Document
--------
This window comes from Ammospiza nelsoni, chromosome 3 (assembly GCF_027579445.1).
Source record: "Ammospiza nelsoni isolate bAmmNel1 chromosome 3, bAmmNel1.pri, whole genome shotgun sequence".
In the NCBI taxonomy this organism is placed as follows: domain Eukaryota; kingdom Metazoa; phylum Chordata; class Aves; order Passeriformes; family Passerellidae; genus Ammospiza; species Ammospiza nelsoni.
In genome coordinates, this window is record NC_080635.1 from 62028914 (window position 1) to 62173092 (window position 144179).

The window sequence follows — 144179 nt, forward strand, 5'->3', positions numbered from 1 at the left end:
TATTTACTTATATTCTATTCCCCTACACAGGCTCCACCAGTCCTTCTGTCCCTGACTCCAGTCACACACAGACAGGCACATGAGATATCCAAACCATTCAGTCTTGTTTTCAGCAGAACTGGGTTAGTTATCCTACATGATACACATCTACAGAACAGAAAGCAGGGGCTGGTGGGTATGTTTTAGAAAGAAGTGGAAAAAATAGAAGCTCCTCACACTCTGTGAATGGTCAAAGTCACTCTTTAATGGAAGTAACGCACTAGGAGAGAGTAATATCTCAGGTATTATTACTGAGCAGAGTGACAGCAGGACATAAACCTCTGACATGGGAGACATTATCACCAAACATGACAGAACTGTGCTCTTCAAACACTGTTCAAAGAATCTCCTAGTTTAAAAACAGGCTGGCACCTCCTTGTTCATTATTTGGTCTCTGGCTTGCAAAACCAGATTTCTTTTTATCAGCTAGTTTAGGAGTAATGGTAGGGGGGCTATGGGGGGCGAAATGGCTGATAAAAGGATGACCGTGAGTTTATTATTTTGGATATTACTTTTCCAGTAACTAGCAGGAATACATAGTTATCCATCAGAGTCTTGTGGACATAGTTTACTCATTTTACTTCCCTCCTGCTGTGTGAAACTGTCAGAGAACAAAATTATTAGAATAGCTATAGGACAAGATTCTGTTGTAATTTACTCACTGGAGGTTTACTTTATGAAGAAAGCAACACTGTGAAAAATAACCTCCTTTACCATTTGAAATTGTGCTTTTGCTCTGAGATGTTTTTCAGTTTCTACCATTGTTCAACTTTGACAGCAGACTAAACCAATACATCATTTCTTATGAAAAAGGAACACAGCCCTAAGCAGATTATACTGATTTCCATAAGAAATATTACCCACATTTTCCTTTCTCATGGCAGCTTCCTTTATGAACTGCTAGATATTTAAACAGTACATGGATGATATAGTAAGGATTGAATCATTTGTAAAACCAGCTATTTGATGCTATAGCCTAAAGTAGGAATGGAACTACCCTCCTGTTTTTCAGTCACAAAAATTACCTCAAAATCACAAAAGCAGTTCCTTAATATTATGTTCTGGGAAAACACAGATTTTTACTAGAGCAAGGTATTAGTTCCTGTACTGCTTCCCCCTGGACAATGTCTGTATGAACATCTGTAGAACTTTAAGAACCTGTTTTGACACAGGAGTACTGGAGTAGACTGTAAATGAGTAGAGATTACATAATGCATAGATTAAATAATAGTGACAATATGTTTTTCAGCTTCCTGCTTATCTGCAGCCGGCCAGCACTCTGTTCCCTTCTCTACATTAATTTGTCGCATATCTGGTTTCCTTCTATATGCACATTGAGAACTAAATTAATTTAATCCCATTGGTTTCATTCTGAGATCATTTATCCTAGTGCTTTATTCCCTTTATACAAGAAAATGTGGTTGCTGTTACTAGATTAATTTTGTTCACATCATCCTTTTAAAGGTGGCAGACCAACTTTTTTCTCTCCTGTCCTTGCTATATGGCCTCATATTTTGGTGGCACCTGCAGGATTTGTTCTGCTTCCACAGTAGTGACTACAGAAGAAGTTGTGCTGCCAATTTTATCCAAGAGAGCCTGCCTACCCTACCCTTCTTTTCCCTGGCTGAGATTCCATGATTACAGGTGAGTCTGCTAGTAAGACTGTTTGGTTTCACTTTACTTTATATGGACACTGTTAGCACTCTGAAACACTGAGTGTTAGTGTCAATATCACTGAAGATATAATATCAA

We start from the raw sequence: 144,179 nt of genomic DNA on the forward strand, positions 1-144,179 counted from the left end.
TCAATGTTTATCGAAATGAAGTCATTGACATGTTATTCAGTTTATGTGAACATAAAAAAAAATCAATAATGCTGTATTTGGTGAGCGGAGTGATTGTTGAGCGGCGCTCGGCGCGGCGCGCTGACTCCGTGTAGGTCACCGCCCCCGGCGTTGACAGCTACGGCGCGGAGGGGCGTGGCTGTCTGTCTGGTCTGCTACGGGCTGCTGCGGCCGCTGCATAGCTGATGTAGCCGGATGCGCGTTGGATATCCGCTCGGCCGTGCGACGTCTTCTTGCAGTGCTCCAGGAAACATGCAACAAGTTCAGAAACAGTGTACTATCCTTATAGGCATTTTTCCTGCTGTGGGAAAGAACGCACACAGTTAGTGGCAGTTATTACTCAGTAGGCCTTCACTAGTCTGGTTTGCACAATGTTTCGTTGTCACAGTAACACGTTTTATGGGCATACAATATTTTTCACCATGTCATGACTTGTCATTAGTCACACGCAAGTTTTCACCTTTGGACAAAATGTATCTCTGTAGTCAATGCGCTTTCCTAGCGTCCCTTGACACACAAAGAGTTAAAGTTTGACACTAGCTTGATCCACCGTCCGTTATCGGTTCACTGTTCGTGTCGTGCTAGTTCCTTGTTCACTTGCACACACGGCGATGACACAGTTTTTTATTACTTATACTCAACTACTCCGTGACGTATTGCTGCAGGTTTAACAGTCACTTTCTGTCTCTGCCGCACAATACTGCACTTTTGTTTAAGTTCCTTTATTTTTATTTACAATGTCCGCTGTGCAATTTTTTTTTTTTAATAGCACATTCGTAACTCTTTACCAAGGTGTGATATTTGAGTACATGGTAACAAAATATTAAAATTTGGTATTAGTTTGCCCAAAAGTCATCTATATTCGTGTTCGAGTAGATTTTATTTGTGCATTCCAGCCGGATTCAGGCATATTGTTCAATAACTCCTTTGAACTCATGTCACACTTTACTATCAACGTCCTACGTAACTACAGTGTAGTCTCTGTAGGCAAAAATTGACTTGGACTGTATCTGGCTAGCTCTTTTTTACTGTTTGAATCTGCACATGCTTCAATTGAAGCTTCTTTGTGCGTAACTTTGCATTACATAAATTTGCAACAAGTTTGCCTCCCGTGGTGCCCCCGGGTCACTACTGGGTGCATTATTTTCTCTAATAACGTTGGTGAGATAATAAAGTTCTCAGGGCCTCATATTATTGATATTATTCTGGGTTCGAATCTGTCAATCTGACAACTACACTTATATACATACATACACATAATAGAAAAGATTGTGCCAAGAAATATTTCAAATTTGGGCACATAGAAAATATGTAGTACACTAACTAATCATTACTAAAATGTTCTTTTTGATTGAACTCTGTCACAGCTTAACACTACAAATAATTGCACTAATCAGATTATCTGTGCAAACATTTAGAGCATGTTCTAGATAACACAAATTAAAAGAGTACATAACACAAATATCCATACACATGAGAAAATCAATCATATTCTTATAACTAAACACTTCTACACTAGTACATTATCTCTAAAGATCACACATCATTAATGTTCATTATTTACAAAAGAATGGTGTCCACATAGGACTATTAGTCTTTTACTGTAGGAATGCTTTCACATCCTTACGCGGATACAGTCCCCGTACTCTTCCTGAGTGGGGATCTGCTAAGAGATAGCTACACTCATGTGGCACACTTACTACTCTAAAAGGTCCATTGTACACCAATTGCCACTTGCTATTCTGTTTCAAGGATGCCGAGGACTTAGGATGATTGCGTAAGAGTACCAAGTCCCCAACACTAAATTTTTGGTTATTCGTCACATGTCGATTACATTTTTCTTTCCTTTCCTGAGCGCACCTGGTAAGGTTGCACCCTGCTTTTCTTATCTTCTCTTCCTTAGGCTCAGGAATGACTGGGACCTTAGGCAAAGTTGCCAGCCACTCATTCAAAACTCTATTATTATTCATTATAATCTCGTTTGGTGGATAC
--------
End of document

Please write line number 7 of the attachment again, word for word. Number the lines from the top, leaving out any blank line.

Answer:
We start from the raw sequence: 144,179 nt of genomic DNA on the forward strand, positions 1-144,179 counted from the left end.